The Charlatans made their long-awaited return to New York City on Monday night with a remarkable performance at Bowery Ballroom, much to the delight of an enthusiastic and loyal crowd. The band, who started out at the height of the late 1980s and early ‘90s Madchester scene and went on to become one of Britpop’s celebrated mainstays, just released their eleventh studio album, Who We Touch (Cooking Vinyl).

Kicking things off with “Then” and “Weirdo,” two of their biggest hits from 20 years ago, the band played a generous set drawing from old and new material.  Not every album was represented, though, as the selection mainly focused on the Charlatans’ early and late material. 

Charismatic lead singer Tim Burgess stayed close to the front of the stage for much of the set, high-fiving the crowd and displaying subtle dance moves that varied from gentle sways to half-pogos. Without speaking much between songs, Burgess still managed to engage the audience, who were often singing along. The crowd went wild, with a little moshing even, when the band played their first big U.S. hit, “The Only One I Know,” which featured a cool cymbal solo intro from Jon Brookes. Acknowledging that there were many longtime fans in the audience, Burgess dedicated “White Shirt,” from their first album, 1990’s Some Friendly, to “everyone who was here the first time around.” With this being The Charlatans’ first tour in over four years, the show had a reunion feeling, for fans anyway, though the band has been going strong all along. Songs from Who We Touch included “Smash The System” and “When I Wonder.”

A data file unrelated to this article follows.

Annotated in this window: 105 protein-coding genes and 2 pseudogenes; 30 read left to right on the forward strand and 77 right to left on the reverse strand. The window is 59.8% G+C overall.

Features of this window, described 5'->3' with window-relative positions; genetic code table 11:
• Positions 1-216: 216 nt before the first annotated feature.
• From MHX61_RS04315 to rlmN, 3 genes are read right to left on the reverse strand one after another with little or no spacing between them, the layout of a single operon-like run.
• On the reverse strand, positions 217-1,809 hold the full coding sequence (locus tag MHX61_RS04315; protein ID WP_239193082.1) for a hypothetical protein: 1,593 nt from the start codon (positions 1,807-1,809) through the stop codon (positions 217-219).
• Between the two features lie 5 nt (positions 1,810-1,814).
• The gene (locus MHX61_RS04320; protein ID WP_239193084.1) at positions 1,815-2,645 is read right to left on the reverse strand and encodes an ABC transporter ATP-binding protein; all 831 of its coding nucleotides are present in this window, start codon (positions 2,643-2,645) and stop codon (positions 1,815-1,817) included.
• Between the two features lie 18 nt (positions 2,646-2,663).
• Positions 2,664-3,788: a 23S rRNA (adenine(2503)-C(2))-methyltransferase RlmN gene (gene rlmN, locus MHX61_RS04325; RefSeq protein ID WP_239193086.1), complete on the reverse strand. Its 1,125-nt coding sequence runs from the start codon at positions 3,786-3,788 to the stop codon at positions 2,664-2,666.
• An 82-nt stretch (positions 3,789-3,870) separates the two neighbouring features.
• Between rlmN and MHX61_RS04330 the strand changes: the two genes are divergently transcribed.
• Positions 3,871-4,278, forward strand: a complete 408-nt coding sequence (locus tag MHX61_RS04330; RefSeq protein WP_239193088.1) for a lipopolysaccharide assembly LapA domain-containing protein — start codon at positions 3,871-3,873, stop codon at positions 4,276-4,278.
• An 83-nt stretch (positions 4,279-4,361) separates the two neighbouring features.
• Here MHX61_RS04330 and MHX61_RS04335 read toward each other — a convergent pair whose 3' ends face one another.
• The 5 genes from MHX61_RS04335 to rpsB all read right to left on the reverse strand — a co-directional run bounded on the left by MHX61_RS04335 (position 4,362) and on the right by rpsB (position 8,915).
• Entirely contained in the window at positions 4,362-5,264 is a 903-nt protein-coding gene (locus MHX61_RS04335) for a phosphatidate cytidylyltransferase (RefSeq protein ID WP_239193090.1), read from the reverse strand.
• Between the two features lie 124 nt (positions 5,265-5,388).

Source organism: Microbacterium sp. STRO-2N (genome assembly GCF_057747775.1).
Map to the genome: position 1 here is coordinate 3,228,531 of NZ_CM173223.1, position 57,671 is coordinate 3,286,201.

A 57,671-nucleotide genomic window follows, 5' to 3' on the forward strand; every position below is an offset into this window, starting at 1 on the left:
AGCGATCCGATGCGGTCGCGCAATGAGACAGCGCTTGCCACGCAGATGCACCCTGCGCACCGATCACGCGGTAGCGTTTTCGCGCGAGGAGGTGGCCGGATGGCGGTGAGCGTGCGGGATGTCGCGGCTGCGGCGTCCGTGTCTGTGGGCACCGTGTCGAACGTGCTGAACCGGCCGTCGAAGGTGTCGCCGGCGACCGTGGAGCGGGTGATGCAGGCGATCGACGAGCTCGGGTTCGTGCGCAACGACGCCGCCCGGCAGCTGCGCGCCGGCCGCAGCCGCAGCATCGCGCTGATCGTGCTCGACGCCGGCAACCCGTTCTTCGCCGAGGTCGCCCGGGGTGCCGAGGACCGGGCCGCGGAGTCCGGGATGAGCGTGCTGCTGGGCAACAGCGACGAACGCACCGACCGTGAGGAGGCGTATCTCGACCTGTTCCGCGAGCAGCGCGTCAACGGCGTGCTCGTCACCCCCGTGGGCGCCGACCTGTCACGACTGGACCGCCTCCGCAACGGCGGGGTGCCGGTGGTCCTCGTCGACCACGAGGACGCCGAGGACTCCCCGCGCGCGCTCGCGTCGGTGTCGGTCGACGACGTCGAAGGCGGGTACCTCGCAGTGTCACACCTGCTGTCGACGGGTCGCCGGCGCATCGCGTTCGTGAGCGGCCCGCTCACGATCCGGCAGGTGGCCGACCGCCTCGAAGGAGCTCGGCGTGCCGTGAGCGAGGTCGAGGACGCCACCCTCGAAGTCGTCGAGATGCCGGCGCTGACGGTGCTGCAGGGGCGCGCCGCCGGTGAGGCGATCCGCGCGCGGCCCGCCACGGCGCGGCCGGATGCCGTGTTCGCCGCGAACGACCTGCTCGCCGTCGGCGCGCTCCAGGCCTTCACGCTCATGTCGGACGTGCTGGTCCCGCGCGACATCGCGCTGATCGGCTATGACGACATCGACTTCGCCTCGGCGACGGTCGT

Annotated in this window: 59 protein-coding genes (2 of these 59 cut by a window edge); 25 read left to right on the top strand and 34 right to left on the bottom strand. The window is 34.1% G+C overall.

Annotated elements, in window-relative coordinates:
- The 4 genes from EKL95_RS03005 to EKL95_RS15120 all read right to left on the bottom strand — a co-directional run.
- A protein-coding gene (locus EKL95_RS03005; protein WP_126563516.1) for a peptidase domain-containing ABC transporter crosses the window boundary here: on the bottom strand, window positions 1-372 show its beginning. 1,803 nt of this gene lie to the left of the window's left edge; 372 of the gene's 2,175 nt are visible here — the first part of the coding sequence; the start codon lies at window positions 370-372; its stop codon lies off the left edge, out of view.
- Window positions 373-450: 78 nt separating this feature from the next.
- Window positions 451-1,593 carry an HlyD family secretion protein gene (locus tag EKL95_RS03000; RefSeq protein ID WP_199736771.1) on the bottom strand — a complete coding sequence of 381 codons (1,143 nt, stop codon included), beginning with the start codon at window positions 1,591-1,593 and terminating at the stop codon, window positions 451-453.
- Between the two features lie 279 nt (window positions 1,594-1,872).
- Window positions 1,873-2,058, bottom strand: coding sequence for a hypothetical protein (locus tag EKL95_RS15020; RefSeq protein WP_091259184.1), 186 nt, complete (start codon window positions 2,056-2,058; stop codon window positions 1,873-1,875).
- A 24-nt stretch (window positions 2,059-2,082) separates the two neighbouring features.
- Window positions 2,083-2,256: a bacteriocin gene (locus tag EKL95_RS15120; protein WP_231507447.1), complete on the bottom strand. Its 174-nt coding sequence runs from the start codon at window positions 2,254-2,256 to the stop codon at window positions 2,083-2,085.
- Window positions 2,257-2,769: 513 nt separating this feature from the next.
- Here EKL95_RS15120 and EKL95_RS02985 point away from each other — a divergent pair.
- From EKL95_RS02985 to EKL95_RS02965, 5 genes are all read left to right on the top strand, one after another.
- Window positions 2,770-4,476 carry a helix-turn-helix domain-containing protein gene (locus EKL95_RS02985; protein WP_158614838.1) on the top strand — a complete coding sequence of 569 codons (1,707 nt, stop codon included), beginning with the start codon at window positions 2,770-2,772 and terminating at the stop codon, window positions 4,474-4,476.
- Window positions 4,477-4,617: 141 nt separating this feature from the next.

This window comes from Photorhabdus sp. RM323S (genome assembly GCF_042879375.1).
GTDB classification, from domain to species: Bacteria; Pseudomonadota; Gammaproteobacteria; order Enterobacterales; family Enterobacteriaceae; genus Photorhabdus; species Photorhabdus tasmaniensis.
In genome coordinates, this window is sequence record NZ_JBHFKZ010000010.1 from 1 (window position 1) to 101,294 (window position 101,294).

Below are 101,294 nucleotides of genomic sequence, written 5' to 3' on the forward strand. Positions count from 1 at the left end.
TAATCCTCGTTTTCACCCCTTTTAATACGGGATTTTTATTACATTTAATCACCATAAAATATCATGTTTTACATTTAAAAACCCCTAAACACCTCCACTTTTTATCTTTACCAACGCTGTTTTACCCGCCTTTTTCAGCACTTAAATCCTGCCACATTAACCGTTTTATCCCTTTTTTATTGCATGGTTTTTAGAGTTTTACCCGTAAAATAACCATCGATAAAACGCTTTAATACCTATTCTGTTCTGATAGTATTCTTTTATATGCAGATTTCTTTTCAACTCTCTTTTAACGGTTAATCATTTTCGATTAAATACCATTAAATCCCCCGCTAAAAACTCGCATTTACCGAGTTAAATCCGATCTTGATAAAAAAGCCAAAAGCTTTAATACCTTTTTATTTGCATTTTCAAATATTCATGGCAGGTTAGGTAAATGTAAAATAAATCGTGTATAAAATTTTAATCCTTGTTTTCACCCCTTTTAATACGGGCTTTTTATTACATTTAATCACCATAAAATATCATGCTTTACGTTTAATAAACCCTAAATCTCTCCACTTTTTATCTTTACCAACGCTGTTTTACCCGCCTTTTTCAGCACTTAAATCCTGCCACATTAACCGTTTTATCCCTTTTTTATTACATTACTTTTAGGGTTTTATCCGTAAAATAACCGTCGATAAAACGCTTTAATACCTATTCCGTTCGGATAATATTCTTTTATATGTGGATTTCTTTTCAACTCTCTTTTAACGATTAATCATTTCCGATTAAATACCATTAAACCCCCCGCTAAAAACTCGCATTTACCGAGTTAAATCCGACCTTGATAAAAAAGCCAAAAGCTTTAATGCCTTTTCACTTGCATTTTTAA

For the encore, the band returned with the first single from the new album, “Love is Ending,” as well as an old hit, “Can’t Get Out of Bed” from 1994’s Up to Our Hips, before closing with Some Friendly’s “Sproston Green,” which started with founding member Martin Blunt playing a deep bass riff in place of the guitar on the intro.

The evening started out with a brief but delightful set from the ever-enchanting Sherlock’s Daughter, who are supporting The Charlatans on the U.S. tour.  Their dreamy, melodic songs feature a bevy of percussion, intricate guitars and the ethereal vocals of lead singer Tanya Horo.  The set included “Reprise” and “Song for Old People” from the debut EP, as well new songs “Out Here In The Cold” and the stunning “Giordano Bruno.” –Teresa Sampson, Photos by Tear-n Tan

 
  1. Tim’s got quite a heavy bowl cut going!

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